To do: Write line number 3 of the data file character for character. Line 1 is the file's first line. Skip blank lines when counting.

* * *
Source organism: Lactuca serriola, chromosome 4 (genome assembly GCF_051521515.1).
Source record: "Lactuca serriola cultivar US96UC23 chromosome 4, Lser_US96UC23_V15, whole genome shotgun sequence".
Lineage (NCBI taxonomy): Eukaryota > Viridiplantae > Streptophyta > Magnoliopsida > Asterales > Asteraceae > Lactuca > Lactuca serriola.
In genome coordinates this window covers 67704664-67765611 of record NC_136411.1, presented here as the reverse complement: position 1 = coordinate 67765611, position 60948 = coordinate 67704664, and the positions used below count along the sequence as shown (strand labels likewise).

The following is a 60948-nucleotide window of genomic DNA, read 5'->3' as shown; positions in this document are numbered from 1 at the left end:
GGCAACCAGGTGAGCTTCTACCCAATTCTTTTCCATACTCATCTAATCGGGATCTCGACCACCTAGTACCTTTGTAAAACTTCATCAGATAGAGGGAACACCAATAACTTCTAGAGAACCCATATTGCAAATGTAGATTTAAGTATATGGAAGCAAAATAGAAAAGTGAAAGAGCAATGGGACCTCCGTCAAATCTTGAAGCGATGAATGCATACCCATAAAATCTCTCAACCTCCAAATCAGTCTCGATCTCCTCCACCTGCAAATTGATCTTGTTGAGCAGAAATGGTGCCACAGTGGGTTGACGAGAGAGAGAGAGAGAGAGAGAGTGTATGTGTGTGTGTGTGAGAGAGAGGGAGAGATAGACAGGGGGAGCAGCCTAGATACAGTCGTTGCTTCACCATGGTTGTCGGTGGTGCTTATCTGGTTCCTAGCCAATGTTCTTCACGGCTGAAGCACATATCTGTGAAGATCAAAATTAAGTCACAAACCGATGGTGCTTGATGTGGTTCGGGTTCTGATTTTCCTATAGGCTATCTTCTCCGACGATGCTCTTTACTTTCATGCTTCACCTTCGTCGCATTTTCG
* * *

Lineage (NCBI taxonomy): Eukaryota > Viridiplantae > Streptophyta > Magnoliopsida > Asterales > Asteraceae > Lactuca > Lactuca serriola.